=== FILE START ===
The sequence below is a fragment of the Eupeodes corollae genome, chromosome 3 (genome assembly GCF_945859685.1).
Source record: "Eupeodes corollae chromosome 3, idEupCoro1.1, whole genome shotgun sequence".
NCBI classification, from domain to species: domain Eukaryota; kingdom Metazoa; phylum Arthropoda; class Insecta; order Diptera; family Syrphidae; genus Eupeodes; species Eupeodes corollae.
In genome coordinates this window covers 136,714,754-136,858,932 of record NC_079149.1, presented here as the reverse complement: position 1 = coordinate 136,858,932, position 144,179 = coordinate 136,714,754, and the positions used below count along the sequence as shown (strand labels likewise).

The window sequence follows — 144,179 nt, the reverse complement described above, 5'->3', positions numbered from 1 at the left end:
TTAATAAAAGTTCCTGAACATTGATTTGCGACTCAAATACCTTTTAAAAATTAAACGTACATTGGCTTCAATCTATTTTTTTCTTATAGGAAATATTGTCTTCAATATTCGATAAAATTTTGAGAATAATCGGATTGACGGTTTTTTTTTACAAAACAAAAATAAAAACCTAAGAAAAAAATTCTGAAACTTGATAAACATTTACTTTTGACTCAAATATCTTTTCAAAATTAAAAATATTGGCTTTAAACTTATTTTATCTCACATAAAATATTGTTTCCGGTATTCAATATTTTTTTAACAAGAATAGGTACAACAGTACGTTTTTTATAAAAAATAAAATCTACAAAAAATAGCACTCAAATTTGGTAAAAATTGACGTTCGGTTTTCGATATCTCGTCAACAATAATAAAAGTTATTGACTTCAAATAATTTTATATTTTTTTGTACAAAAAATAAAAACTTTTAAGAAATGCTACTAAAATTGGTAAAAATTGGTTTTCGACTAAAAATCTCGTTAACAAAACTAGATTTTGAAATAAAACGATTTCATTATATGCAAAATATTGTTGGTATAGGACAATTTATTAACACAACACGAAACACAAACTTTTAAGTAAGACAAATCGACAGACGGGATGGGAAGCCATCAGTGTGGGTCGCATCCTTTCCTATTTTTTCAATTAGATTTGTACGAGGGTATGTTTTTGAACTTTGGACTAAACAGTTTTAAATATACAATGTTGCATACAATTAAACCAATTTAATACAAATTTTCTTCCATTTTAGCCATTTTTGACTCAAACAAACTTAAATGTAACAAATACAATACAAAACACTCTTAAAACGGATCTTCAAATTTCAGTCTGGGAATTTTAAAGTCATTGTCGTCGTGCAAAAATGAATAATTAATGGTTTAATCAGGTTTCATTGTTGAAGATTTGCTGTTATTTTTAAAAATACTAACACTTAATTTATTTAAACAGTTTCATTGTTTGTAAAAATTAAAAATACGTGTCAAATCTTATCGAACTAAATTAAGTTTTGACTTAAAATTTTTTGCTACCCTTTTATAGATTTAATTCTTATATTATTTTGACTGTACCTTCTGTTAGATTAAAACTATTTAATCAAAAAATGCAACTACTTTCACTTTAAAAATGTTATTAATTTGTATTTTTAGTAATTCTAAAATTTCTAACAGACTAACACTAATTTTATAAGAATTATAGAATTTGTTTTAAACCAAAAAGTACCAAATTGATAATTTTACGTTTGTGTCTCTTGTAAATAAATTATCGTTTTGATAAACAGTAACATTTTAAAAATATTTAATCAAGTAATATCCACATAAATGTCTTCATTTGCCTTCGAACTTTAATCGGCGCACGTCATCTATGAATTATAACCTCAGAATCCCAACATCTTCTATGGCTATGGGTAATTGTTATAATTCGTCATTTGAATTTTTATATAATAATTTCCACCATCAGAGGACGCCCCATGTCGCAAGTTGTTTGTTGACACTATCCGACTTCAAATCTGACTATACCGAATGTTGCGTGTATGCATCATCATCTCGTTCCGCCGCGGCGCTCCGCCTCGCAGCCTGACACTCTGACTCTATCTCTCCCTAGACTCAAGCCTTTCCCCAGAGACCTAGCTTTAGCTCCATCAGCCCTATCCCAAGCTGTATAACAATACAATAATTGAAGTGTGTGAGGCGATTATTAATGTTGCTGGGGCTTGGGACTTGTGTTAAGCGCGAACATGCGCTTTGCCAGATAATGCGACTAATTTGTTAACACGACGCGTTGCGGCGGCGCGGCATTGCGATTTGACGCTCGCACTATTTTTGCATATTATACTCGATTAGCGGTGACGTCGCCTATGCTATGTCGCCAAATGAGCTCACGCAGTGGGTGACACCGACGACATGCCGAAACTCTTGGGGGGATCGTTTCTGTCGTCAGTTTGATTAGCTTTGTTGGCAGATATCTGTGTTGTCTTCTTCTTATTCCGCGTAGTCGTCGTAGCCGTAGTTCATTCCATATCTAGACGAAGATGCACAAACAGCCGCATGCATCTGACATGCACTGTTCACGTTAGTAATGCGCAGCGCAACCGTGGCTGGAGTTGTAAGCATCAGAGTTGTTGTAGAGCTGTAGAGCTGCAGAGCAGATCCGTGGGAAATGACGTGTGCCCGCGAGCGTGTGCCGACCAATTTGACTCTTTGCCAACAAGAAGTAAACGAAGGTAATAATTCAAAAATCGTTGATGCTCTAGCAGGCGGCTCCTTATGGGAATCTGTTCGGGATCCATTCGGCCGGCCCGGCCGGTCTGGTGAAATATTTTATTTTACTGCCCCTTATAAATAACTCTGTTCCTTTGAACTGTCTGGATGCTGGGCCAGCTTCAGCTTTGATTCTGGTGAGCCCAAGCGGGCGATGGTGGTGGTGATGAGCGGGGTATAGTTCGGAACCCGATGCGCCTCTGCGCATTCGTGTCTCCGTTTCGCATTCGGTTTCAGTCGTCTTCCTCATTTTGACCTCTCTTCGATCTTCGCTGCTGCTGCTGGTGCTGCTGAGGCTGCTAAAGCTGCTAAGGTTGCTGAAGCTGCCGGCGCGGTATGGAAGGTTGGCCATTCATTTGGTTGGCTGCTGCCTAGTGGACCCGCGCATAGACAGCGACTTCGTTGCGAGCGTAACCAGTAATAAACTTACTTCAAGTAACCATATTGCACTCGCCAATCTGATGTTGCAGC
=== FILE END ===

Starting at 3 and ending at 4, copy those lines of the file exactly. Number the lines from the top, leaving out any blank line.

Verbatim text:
NCBI classification, from domain to species: domain Eukaryota; kingdom Metazoa; phylum Arthropoda; class Insecta; order Diptera; family Syrphidae; genus Eupeodes; species Eupeodes corollae.
In genome coordinates this window covers 136,714,754-136,858,932 of record NC_079149.1, presented here as the reverse complement: position 1 = coordinate 136,858,932, position 144,179 = coordinate 136,714,754, and the positions used below count along the sequence as shown (strand labels likewise).